Christian Nation, by Frederic C. Rich.
Here are the facts. I was a lawyer and then a fighter for the secular side in the Holy War that ended in 2020 following the siege of Manhattan. Like so many others, I earned my release from three years of rehabilitation on Governors Island by accepting Jesus Christ as my savior. For the past five years I have lived as a free citizen of the Christian Nation. This is the only truth I have allowed myself. Can I really now think and write the words that express a different truth? Here they are then: I am no longer chained in my cell, but for five years I have been bound even more firmly by the fifty commandments of The Blessing and the suffocating surveillance of the Purity Web. The cloak of collective righteousness lies heavy on the land.
I probably would not have picked up Christian Nation if I was browsing in a bookstore - I'm not the religious type - but I'm very glad I received this book to review. It recounts events up until the 2008 election, all of which is true, but then Obama loses the election 49% to McCain's 51% - and then, three weeks after taking office, McCain drops dead of a heart attack and Sarah Palin takes over.
Imagine an America in which President John McCain has died, and his successor Sarah Palin begins dismantling the separation between church and state in order to implement her Christian fundamentalist agenda. That's what prominent lawyer Frederic C. Rich envisioned when he wrote his debut novel Christian Nation.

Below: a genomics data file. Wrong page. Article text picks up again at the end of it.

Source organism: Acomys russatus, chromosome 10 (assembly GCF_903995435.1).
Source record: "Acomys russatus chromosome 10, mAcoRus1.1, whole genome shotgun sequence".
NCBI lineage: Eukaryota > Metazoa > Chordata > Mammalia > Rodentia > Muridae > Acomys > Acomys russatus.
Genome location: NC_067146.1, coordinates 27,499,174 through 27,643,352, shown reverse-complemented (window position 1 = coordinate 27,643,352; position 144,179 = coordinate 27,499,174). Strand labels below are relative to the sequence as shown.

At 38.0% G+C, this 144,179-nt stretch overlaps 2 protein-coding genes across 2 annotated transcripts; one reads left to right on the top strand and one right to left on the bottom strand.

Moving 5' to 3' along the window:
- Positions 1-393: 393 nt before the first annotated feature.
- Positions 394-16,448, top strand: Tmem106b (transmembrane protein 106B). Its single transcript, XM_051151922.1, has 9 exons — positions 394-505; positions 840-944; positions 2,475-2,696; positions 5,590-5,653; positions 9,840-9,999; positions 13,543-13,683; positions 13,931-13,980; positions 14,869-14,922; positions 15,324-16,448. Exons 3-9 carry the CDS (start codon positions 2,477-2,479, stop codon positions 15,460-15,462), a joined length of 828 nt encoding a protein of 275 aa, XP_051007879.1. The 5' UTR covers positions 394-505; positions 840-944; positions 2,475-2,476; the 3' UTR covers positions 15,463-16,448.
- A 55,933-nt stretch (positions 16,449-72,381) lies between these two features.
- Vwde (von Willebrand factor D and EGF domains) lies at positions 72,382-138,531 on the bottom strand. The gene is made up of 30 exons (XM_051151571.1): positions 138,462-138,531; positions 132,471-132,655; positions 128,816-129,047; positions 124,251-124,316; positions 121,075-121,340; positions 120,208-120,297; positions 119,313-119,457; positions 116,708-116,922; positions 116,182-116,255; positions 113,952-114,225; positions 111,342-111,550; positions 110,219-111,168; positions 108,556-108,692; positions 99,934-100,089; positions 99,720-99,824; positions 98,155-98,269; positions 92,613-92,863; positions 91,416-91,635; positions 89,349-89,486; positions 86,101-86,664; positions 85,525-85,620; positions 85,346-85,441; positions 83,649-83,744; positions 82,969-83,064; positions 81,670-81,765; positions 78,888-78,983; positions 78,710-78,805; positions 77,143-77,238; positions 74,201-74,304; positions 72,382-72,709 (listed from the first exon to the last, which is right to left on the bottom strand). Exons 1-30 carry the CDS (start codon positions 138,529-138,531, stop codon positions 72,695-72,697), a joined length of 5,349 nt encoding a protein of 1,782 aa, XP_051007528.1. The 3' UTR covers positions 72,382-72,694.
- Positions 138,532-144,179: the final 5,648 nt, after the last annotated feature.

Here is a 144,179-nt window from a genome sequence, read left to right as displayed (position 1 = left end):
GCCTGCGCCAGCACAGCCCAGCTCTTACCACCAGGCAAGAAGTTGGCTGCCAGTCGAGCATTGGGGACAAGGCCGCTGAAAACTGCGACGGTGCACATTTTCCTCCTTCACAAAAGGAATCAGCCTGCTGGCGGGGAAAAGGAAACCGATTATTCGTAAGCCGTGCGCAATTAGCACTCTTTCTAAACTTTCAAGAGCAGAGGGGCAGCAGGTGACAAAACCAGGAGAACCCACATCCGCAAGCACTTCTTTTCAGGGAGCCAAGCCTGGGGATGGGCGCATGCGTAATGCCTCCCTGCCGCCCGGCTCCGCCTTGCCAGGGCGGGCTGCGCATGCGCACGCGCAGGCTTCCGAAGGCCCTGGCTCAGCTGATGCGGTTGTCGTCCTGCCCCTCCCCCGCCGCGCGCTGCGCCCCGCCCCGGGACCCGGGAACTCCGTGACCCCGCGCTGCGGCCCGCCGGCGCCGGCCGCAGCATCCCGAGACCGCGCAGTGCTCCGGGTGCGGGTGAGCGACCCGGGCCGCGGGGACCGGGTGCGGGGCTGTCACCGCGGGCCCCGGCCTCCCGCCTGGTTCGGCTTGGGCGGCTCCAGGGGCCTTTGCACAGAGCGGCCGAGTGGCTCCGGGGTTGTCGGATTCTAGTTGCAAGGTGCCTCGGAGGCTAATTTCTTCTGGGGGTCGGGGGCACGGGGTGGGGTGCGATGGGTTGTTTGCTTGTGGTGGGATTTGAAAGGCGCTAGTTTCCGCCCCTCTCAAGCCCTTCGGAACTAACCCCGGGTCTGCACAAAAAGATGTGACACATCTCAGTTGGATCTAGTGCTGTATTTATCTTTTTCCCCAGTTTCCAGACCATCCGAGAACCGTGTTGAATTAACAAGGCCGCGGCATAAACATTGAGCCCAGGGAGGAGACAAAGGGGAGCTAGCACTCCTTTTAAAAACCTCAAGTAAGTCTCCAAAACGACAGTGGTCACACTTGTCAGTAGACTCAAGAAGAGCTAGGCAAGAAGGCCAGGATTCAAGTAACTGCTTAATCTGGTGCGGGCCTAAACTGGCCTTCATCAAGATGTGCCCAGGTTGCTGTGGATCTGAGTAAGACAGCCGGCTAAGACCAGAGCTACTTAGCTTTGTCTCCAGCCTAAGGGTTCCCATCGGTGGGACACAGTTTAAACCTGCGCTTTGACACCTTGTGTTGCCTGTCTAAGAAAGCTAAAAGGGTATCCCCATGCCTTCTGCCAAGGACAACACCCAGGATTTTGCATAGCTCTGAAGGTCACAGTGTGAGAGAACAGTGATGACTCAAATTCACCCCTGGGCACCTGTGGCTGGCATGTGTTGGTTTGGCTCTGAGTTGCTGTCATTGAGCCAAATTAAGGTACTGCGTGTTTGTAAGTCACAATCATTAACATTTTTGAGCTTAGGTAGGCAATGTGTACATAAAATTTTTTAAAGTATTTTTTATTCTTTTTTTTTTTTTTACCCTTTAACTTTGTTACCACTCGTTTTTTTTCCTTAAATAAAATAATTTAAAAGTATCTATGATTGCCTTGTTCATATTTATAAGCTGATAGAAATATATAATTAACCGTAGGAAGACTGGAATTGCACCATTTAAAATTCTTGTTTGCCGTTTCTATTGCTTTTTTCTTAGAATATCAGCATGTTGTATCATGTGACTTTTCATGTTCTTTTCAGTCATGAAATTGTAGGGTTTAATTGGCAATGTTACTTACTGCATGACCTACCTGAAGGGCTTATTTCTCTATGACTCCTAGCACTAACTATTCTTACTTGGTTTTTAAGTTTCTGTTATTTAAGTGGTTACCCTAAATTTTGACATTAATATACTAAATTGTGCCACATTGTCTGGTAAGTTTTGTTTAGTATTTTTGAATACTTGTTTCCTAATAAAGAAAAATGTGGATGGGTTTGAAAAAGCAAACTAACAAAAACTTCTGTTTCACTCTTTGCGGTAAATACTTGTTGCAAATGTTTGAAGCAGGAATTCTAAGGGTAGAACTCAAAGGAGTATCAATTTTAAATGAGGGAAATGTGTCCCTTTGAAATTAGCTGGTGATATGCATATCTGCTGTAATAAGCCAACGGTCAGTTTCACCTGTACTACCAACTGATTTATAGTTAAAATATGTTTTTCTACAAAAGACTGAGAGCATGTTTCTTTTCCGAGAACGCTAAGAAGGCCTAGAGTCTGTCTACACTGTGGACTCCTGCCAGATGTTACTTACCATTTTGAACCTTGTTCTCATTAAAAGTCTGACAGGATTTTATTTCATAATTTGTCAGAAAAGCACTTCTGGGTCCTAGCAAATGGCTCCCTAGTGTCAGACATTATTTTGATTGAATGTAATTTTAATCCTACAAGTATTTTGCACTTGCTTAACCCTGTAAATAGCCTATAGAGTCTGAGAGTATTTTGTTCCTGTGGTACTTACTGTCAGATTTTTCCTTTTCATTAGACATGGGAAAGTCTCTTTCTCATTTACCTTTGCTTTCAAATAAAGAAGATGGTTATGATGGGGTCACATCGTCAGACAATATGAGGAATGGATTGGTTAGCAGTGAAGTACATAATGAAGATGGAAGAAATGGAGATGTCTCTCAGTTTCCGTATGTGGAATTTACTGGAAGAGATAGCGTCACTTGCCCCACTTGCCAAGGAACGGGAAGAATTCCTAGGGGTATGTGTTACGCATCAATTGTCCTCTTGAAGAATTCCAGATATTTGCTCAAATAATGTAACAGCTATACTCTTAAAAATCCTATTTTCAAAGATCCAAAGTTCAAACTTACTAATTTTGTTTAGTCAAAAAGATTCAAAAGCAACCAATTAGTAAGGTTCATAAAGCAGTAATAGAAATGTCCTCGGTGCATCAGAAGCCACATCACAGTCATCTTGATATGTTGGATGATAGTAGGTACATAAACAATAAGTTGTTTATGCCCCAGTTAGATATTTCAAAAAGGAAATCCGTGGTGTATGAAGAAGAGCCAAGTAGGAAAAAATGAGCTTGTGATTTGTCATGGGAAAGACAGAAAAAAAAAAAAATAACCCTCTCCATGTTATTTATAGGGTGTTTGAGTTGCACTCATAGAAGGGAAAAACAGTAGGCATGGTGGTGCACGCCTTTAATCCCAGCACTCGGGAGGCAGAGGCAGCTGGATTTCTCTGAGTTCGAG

Rich paints a disturbing and all-too-realistic portrait of a nation whose government slowly marches to the Right, eventually using martial law to implement full-blown theocratic rule. Against this backdrop he tells the stories of Sanjay, an Internet entrepreneur who takes up the flag against the evangelical forces, and his friend Greg, a lawyer who at first tries to live his life despite these changes, who eventually decides he cannot sit idly by. Rights for gays and women are rolled back, the Bible becomes the ultimate law of the land, and eventually it is left to the residents of New York City to make a last violent stand against federal forces.
I'm not really into politics but I found this book to be fascinating. It reminded me a bit of The Handmaid's Tale, by Margaret Atwood, in that life as we know it is still existing, and on this planet, too, but everything we used to take for granted is now different. Under Sarah Palin's reign, the U.S. starts to become more religious, but it's when her successor, President Jordan, takes office that things really start to get crazy.
I'd consider this novel a dystopian book, but what's scary about it is that it's totally plausible, too. I'd love to see this be made into a movie, but I doubt it will be, since there would most likely be a ton of opposition to it - it's controversial, especially for Christians, I'd imagine - and it overlaps with reality too much. (who would play Obama and McCain, I wonder?)
I'd recommend this book to anyone who likes dystopian novels or ones with political themes - I will say that someone who is more into politics than I am probably would enjoy it even more than I did, even though I did find it to be very interesting. The novel starts in 2029 with the main character, Greg, typing out his store on an old-fashioned typewriter - anything done online is done on the Purity Web, which is monitored by the government - and he spins us back to the mid-2000s to show us how the Christian Nation really began.
3.5 stars out of 5.
*Disclosure: I received a copy of this book for reviewing purposes. The opinions expressed here, however, are my own.